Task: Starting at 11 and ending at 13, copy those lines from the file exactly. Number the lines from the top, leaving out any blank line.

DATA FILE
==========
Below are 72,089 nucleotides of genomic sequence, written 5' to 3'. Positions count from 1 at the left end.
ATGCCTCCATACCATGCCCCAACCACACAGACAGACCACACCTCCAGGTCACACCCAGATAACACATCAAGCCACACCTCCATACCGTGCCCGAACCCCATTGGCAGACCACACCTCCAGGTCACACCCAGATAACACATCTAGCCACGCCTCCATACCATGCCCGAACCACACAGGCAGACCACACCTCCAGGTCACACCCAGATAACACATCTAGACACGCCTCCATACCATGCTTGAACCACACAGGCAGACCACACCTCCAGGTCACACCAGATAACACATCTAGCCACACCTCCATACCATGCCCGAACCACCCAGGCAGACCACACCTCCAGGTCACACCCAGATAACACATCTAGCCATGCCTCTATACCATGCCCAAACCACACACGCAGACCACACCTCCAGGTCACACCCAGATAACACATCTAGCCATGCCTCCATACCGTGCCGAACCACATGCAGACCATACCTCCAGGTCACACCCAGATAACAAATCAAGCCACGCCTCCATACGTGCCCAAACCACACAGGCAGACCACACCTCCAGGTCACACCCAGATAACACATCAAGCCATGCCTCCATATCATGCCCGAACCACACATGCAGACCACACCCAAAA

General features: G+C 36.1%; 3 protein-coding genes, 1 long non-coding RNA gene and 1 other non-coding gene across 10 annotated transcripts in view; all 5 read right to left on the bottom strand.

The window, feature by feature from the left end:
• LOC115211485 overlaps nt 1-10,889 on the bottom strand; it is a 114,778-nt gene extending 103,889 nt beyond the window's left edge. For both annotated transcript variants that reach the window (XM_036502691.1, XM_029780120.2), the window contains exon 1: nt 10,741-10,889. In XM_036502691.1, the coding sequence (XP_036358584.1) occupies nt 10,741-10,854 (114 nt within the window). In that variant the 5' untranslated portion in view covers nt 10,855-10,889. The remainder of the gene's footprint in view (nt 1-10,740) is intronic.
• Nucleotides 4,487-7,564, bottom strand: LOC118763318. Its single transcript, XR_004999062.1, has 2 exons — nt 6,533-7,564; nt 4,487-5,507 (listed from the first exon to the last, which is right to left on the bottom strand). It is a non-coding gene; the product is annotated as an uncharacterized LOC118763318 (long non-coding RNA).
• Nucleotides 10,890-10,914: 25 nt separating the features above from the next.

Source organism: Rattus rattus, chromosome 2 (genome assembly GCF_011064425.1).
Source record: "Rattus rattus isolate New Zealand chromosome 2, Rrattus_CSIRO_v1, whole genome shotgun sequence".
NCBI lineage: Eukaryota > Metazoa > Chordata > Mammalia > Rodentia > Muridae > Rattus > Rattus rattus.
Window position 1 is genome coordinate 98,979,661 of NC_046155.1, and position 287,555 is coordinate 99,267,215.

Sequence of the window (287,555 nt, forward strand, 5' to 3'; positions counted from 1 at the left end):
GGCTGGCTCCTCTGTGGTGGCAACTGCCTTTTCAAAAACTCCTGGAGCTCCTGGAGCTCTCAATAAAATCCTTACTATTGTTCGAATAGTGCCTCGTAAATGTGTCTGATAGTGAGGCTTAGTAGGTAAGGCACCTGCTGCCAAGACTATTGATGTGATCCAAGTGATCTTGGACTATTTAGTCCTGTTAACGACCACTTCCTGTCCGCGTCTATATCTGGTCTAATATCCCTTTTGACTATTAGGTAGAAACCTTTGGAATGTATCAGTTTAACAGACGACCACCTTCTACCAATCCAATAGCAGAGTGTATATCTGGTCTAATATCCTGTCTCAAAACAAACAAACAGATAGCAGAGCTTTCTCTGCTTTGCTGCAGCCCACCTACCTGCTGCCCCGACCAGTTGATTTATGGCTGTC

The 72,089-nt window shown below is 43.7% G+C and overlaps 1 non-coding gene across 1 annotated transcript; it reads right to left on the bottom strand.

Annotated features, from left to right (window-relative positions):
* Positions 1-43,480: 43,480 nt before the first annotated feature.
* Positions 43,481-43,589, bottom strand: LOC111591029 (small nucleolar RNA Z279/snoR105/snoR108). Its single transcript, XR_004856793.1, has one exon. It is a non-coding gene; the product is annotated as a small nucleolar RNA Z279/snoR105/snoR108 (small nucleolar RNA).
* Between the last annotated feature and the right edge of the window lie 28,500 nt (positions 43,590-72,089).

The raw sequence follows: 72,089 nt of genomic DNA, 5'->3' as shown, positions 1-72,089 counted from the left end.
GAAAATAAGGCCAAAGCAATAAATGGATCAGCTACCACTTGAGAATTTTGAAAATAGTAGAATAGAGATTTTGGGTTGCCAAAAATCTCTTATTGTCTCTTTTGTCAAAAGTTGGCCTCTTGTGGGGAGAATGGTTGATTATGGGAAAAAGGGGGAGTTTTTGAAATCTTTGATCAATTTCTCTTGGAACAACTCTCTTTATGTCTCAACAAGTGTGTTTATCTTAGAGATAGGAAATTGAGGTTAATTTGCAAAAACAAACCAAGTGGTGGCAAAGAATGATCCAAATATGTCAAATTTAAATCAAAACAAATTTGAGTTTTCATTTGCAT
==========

Window position 1 is genome coordinate 98,979,661 of NC_046155.1, and position 287,555 is coordinate 99,267,215.

Sequence of the window (287,555 nt, forward strand, 5' to 3'; positions counted from 1 at the left end):
GGCTGGCTCCTCTGTGGTGGCAACTGCCTTTTCAAAAACTCCTGGAGCTCCTGGAGCTCTCAATAAAATCCTTACTATTGTTCGAATAGTGCCTCGTAAATGTGTCTGATAGTGAGGCTTAGTAGGTAAGGCACCTGCTGCCAAGACTATTGATGTGATCCAAGTGATCTTGGACTATTTAGTCCTGTTAACGACCACTTCCTGTCCGCGTCTATATCTGGTCTAATATCCCTTTTGACTATTAGGTAGAAACCTTTGGAATGTATCAGTTTAACAGACGACCACCTTCTACCAATCCAATAGCAGAGTGTATATCTGGTCTAATATCCTGTCTCAAAACAAACAAACAGATAGCAGAGCTTTCTCTGCTTTGCTGCAGCCCACCTACCTGCTGCCCCGACCAGTTGATTTATGGCTGTC